After analyzing data recorded between 1999 and 2004 from more than 11,500 nursing homes across the country, the team of researchers found that nursing homes serving white residents tend to be better off, both in terms of their finances and their health outcomes. “There is no simple fix,” one of the researchers, Latarsha Chisholm, noted. “It is a complex issue, but we need to address it because disparities are everyone’s issue.”
Although racial disparities can be difficult to pinpoint, Chisholm and her colleagues suspect their findings are due to several factors. Residential segregation plays a part, since black Americans tend to retire to facilities in their communities that are already serving a large number of other African American patients. Socioeconomic disparities are also at play. Black retireees are more likely to rely on Medicaid to pay their nursing home bills, but the reimbursement rates for Medicaid are lower. That means the nursing homes serving primarily Medicaid patients tend to have fewer financial resources — while the one with more resources often turn Medicaid beneficiaries away.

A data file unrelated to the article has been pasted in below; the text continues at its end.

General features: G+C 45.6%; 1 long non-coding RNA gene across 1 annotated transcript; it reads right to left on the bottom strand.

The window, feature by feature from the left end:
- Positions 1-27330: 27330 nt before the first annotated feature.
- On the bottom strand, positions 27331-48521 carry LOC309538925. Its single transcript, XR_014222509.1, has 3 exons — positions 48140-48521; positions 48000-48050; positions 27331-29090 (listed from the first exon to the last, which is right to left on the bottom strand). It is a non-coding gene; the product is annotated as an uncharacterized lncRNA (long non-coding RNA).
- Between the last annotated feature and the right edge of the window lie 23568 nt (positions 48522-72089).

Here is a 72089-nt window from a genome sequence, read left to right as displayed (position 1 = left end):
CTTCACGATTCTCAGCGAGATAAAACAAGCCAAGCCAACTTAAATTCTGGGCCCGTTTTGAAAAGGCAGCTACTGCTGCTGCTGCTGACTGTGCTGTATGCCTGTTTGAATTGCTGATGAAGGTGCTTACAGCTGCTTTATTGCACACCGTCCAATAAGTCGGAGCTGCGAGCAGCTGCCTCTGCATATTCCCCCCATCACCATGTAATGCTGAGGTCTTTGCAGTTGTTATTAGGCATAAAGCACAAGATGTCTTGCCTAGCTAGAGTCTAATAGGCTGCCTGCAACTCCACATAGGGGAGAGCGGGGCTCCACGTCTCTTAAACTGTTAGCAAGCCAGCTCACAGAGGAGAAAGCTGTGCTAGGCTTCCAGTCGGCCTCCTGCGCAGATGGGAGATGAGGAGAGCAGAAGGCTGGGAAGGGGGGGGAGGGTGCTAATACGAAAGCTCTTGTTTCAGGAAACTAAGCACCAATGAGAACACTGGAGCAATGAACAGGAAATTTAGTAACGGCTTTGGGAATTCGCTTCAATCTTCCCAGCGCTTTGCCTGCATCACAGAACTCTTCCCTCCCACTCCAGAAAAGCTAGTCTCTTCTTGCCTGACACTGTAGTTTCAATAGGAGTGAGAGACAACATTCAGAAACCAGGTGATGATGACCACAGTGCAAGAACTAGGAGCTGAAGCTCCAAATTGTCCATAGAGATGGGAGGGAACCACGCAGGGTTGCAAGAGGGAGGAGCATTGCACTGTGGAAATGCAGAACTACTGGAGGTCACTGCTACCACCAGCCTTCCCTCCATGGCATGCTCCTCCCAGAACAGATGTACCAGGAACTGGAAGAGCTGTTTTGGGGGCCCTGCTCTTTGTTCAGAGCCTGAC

The researchers acknowledged that although Obamacare doesn’t do anything to directly address the racial disparities in the long-term care sector, the health law may help ensure that people have better access to preventative care. “An indirect benefit of the healthcare plan I see is that perhaps there will be better continuity of care in a person’s earlier years,” Chisholm explained. “So their problems may be better managed early on and that could reduce costs and complications as they age and enter a nursing home. But other than that, the plan doesn’t address the financing of long-term care.”
Nursing home care has become increasingly more expensive in recent years. At this point, the median cost of living in a nursing home is two and a half times more expensive than the average private college tuition. Despite the relatively generous coverage that Medicare provides, one in four American seniors go bankrupt because of high out-of-pocket health costs after they retire.
There are countless other examples of racial inequity displaying itself in the health care industry. Black Americans are less likely to have access to surgical and emergency medical care, more likely to patronize hospitals that employ less-experienced staff, much less likely to receive high-quality primary care, more likely to suffer from fatal diseases, and ultimately more likely to die younger. Some researchers suspect that less funding is awarded to research projects focusing on diseases that disproportionately affect black people, and studies have found that two-thirds of doctors harbor “unconscious racial biases” toward their African American patients.